A new study on “The Bible in American Life” by the Center for the Study of Religion and American Culture suggests that the Bible retains a position of unique influence among Americans, even if many more people respect the Bible than actively read it. The report finds that two-thirds of those people who hardly ever read the Bible still affirm that the Scriptures are either the “inspired” or “inerrant” Word of God.
Americans are evenly split between those who read any religious texts at least once a year, and those who do not read them at all. Among those who do, the vast majority (95 percent) read the Bible as their sacred book of choice. One of the most surprising findings of the study is that, in spite of the proliferation of other English-language translations in recent decades, the King James Version (KJV) remains by far America’s most-read Bible. Fifty-five percent of Bible readers cite the KJV as their preferred translation, with the New International Version second at 19 percent, and “other translations” at 8 percent.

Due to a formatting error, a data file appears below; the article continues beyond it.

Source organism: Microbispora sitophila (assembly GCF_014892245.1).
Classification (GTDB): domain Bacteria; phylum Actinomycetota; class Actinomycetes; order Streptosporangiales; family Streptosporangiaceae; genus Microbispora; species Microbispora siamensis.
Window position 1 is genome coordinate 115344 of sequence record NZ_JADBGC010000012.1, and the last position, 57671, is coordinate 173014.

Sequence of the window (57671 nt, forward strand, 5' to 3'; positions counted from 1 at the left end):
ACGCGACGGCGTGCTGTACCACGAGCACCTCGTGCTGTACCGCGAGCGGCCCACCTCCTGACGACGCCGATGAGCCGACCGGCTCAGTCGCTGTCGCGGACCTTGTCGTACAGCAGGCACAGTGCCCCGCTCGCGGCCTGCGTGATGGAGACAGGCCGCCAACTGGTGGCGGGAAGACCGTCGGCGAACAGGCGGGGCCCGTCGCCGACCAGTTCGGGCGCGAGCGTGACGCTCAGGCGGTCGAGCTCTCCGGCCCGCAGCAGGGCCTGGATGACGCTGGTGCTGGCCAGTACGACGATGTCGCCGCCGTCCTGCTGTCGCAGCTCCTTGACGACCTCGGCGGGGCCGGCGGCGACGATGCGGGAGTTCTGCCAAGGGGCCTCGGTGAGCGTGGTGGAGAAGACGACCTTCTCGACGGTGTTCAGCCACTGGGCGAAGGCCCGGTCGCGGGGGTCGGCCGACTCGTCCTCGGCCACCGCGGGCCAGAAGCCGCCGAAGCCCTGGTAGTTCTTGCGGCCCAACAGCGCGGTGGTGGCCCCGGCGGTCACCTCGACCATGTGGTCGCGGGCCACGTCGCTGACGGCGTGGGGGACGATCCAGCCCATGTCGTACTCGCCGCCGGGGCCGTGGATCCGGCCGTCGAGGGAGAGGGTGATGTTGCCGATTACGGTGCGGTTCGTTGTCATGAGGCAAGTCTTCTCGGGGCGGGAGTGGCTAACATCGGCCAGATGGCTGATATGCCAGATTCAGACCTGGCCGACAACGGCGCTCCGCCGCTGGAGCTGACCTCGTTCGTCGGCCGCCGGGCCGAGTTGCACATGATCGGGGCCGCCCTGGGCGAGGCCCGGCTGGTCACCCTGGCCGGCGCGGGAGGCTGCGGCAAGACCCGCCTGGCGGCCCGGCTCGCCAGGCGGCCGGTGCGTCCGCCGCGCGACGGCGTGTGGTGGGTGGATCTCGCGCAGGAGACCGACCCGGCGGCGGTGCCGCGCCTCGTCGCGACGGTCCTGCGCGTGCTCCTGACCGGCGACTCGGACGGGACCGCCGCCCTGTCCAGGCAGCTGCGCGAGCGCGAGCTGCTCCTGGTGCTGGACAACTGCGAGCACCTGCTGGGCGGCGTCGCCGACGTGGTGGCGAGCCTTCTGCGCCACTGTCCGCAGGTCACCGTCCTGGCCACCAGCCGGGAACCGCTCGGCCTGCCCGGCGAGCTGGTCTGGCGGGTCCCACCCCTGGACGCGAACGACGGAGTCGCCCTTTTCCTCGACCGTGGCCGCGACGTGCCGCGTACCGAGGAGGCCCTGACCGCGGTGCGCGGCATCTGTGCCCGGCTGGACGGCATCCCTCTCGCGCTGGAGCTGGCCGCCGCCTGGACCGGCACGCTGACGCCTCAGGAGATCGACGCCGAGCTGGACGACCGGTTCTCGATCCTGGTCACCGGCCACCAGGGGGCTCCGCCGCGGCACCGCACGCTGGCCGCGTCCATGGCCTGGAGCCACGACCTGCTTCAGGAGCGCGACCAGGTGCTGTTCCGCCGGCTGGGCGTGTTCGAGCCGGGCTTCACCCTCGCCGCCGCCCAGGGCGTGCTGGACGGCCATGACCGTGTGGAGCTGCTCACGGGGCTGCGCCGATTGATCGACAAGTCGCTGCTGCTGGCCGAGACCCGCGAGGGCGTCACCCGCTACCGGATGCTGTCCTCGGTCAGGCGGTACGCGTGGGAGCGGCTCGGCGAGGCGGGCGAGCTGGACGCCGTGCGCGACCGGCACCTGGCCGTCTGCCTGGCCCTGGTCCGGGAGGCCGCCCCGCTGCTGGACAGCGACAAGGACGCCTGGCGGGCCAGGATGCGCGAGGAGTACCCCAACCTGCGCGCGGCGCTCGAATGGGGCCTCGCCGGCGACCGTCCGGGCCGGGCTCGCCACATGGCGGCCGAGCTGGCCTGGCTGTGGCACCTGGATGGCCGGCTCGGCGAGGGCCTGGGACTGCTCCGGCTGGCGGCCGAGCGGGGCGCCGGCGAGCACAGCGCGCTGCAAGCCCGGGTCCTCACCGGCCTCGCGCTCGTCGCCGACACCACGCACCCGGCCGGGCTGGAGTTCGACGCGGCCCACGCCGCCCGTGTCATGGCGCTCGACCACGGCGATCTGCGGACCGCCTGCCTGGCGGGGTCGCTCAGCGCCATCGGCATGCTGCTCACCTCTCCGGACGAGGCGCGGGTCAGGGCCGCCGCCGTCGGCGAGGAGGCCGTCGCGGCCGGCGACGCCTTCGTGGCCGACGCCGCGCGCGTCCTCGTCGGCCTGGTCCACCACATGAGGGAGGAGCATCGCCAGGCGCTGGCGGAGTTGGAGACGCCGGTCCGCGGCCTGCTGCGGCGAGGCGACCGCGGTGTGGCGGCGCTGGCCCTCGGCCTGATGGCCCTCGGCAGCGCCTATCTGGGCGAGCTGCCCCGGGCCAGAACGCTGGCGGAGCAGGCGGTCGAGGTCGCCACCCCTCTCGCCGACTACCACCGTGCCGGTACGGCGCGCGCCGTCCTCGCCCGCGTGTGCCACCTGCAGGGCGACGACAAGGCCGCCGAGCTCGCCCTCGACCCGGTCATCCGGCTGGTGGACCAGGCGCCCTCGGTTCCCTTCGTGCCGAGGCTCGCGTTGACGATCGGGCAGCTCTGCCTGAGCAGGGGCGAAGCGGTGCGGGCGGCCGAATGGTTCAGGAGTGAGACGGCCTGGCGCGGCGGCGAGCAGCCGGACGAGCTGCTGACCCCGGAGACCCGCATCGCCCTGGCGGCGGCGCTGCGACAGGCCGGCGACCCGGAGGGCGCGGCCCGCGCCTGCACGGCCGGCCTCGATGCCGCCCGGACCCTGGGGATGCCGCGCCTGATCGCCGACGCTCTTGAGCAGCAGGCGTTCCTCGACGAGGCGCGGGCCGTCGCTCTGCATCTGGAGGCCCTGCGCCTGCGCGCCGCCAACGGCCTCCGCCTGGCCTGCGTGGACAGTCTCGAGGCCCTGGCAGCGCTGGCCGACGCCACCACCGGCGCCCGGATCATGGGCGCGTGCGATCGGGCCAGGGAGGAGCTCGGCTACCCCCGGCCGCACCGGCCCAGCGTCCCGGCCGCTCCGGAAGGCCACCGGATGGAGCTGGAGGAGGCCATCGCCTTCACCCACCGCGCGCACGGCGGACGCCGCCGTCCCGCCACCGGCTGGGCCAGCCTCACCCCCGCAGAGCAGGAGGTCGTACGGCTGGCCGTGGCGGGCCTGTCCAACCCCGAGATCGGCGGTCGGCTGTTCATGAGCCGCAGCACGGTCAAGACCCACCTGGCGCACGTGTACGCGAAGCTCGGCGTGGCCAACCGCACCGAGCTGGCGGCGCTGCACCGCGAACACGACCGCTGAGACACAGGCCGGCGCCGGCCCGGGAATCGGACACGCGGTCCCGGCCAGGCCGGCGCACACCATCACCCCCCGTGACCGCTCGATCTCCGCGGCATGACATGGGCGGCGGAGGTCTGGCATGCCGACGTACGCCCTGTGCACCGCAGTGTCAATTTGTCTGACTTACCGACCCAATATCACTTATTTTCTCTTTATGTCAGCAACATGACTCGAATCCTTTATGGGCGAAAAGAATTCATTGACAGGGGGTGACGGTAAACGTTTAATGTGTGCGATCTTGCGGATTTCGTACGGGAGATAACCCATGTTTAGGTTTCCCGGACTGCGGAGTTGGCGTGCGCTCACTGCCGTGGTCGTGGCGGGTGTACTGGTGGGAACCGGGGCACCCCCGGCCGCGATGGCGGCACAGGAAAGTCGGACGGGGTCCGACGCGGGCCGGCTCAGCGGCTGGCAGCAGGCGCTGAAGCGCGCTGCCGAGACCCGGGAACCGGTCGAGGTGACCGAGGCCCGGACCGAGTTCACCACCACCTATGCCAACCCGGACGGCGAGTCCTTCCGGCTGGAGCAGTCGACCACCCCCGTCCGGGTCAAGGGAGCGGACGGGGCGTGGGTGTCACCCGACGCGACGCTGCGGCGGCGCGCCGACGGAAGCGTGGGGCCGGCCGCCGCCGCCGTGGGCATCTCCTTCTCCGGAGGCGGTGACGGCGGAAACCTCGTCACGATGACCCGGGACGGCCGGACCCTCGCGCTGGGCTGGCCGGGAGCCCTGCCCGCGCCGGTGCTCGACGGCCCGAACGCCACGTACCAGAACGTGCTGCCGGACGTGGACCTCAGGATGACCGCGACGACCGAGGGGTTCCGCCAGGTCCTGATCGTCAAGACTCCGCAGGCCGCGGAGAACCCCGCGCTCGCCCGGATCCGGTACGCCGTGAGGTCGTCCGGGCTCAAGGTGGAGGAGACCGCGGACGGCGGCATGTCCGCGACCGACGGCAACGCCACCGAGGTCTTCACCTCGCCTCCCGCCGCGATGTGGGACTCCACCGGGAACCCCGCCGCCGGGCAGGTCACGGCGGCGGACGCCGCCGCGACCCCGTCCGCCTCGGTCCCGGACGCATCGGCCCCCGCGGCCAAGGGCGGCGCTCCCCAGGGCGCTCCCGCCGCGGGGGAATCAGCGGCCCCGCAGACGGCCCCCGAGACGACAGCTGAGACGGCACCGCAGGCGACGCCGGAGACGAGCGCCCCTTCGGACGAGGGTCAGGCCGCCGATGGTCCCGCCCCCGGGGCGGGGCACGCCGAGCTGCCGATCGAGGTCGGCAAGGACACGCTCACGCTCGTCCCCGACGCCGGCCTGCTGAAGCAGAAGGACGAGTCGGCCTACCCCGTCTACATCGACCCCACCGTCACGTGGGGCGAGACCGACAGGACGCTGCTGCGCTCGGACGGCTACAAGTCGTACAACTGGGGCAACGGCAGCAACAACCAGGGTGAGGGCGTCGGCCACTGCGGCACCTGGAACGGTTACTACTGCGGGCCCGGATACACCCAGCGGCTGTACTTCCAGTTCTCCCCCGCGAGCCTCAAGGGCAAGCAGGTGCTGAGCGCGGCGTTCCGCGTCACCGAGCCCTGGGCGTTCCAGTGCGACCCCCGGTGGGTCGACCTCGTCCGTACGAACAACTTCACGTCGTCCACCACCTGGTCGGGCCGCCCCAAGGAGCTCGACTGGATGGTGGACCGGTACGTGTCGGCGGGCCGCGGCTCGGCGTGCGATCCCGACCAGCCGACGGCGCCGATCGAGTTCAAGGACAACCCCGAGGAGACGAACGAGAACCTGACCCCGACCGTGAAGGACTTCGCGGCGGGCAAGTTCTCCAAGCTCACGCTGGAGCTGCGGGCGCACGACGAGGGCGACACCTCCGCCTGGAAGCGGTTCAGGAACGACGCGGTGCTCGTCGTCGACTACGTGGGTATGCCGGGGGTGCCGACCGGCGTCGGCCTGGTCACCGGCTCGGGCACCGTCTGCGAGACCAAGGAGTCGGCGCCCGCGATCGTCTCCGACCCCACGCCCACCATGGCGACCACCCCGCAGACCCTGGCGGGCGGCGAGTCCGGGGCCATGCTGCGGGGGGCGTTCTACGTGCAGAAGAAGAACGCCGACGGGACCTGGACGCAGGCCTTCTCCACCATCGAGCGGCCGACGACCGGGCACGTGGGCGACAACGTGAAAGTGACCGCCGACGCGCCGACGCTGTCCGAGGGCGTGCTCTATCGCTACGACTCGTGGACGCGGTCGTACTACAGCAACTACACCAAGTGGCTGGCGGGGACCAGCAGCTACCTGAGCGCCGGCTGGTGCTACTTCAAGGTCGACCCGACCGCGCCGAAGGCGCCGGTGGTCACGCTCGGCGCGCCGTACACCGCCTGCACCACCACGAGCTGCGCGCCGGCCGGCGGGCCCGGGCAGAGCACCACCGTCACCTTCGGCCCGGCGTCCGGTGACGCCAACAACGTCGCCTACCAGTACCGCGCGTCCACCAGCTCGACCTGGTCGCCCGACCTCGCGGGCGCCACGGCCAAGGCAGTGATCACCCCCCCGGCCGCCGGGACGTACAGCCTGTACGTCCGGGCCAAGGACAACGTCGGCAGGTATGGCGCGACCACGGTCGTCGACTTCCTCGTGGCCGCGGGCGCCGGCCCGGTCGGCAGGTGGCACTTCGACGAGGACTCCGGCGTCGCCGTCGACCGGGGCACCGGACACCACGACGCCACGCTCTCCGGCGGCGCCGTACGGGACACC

Notre Dame historian Mark Noll commented that “although the bookstores are now crowded with alternative versions, and although several different translations are now widely used in church services and for preaching, the large presence of the KJV testifies to the extraordinary power of this one classic English text.” African-American readers express overwhelming preference (79 percent) for the KJV, as compared to only half of white respondents who do.
Read more at http://www.worldmag.com/2014/03/reigning_classic